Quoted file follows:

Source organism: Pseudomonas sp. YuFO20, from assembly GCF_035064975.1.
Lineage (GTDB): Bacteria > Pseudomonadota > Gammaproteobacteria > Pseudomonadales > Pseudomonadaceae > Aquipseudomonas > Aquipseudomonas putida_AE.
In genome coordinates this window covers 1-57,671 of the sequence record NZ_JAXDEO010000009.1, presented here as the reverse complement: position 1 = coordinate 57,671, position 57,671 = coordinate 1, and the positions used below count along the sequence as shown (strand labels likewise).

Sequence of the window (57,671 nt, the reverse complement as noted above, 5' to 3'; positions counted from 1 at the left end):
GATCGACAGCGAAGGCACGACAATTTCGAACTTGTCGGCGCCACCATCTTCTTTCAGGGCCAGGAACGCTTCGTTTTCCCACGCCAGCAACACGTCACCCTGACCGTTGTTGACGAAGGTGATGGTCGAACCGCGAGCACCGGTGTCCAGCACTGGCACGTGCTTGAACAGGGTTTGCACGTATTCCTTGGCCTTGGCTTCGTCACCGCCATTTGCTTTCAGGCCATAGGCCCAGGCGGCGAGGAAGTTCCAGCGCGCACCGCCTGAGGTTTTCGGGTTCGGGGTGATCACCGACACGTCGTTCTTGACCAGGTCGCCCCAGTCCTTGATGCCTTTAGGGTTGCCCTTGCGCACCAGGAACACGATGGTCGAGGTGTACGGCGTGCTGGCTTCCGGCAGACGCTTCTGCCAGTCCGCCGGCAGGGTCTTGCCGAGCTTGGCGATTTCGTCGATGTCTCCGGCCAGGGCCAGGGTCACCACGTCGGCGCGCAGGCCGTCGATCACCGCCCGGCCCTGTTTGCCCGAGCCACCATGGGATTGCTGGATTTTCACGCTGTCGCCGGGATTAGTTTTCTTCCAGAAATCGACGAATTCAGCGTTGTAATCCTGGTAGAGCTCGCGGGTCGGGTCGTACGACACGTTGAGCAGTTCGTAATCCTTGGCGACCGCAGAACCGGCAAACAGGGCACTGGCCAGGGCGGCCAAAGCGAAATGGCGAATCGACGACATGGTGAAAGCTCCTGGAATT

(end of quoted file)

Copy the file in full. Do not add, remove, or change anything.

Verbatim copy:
Source organism: Pseudomonas sp. YuFO20, from assembly GCF_035064975.1.
Lineage (GTDB): Bacteria > Pseudomonadota > Gammaproteobacteria > Pseudomonadales > Pseudomonadaceae > Aquipseudomonas > Aquipseudomonas putida_AE.
In genome coordinates this window covers 1-57,671 of the sequence record NZ_JAXDEO010000009.1, presented here as the reverse complement: position 1 = coordinate 57,671, position 57,671 = coordinate 1, and the positions used below count along the sequence as shown (strand labels likewise).

Sequence of the window (57,671 nt, the reverse complement as noted above, 5' to 3'; positions counted from 1 at the left end):
GATCGACAGCGAAGGCACGACAATTTCGAACTTGTCGGCGCCACCATCTTCTTTCAGGGCCAGGAACGCTTCGTTTTCCCACGCCAGCAACACGTCACCCTGACCGTTGTTGACGAAGGTGATGGTCGAACCGCGAGCACCGGTGTCCAGCACTGGCACGTGCTTGAACAGGGTTTGCACGTATTCCTTGGCCTTGGCTTCGTCACCGCCATTTGCTTTCAGGCCATAGGCCCAGGCGGCGAGGAAGTTCCAGCGCGCACCGCCTGAGGTTTTCGGGTTCGGGGTGATCACCGACACGTCGTTCTTGACCAGGTCGCCCCAGTCCTTGATGCCTTTAGGGTTGCCCTTGCGCACCAGGAACACGATGGTCGAGGTGTACGGCGTGCTGGCTTCCGGCAGACGCTTCTGCCAGTCCGCCGGCAGGGTCTTGCCGAGCTTGGCGATTTCGTCGATGTCTCCGGCCAGGGCCAGGGTCACCACGTCGGCGCGCAGGCCGTCGATCACCGCCCGGCCCTGTTTGCCCGAGCCACCATGGGATTGCTGGATTTTCACGCTGTCGCCGGGATTAGTTTTCTTCCAGAAATCGACGAATTCAGCGTTGTAATCCTGGTAGAGCTCGCGGGTCGGGTCGTACGACACGTTGAGCAGTTCGTAATCCTTGGCGACCGCAGAACCGGCAAACAGGGCACTGGCCAGGGCGGCCAAAGCGAAATGGCGAATCGACGACATGGTGAAAGCTCCTGGAATT